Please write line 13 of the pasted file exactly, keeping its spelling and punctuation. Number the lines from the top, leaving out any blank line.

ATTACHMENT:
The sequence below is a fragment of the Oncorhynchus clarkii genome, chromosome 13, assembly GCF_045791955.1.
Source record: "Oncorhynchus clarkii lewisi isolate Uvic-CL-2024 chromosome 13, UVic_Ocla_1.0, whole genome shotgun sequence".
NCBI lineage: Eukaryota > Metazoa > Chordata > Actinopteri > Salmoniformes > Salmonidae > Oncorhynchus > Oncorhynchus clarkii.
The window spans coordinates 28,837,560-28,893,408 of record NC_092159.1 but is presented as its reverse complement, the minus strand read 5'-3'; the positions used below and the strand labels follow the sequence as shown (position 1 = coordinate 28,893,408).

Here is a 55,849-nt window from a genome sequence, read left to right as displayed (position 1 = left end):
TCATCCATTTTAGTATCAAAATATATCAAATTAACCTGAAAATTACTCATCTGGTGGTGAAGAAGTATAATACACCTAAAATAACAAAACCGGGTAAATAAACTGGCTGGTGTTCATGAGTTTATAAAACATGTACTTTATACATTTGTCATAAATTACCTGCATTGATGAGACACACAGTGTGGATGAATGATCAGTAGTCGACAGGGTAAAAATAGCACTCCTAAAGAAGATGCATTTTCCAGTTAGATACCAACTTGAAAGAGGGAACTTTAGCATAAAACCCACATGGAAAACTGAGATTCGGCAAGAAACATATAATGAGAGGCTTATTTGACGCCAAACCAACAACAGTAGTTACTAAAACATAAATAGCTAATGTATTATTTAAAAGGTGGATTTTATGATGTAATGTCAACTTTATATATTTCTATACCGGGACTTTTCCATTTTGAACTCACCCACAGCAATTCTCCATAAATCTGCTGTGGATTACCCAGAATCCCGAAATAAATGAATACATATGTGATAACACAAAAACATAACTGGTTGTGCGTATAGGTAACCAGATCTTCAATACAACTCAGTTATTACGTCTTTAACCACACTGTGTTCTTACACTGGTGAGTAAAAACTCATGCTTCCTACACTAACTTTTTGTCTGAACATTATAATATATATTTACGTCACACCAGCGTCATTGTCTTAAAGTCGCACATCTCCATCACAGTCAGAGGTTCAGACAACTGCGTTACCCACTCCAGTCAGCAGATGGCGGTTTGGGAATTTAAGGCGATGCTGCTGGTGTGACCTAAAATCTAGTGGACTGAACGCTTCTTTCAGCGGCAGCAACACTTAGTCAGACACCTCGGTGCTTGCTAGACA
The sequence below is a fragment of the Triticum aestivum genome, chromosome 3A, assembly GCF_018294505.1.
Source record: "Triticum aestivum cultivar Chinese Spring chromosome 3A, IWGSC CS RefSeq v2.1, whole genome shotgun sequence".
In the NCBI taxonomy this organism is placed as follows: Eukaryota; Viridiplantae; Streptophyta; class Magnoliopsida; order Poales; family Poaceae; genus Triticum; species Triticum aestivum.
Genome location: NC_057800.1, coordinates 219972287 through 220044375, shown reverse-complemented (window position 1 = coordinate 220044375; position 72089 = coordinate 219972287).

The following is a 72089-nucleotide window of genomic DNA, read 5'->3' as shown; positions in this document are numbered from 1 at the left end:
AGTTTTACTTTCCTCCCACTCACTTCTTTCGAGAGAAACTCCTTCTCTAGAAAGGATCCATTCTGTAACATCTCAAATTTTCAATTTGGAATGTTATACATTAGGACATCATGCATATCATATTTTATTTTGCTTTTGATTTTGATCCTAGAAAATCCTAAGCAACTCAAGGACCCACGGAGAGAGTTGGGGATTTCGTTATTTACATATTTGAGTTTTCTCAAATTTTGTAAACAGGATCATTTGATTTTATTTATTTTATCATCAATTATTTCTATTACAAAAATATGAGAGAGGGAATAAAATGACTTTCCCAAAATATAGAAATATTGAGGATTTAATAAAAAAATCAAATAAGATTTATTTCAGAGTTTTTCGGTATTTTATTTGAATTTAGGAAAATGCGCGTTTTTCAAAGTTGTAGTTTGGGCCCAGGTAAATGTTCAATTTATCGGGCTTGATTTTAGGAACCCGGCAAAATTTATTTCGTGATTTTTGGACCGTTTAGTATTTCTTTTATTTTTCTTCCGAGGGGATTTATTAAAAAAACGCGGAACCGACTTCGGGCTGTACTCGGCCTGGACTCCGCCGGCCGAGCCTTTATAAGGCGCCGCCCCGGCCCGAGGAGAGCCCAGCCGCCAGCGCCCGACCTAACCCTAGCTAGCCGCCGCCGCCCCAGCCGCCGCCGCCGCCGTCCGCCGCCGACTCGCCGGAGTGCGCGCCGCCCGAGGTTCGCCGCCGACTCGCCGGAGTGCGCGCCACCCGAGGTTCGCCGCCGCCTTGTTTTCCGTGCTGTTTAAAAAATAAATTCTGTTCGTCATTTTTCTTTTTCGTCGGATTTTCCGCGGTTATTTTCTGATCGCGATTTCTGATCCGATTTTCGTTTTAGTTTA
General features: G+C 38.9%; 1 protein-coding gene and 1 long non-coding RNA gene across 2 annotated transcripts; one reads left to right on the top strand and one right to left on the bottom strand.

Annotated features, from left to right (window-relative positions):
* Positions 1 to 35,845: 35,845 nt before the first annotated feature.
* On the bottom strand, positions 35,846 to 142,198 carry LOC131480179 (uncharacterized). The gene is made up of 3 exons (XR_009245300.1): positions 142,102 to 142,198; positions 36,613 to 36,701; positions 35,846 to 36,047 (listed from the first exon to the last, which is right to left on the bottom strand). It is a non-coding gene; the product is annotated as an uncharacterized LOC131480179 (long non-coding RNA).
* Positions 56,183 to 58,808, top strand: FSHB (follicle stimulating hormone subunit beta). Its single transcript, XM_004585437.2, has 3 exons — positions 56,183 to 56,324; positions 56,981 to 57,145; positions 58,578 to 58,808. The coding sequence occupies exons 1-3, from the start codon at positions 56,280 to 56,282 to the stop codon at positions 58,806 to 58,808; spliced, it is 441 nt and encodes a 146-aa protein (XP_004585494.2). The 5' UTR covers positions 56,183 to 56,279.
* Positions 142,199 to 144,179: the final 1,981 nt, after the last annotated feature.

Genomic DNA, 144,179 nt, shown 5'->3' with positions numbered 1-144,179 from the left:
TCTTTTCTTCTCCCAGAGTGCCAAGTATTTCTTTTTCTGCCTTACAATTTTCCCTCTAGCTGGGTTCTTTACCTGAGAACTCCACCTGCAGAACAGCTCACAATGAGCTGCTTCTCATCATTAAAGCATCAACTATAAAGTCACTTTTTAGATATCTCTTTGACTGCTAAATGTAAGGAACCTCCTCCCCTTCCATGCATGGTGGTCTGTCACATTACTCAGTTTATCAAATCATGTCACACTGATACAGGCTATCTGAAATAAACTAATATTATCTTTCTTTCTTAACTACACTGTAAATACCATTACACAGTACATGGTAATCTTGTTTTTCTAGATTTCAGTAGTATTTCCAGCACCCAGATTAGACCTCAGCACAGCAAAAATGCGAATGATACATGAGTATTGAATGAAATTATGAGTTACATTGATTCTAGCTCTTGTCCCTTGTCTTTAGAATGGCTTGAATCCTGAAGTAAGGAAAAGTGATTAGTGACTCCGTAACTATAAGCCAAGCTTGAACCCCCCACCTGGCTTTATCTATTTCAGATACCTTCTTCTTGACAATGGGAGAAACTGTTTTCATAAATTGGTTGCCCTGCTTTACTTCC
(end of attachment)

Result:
General features: G+C 38.9%; 1 protein-coding gene and 1 long non-coding RNA gene across 2 annotated transcripts; one reads left to right on the top strand and one right to left on the bottom strand.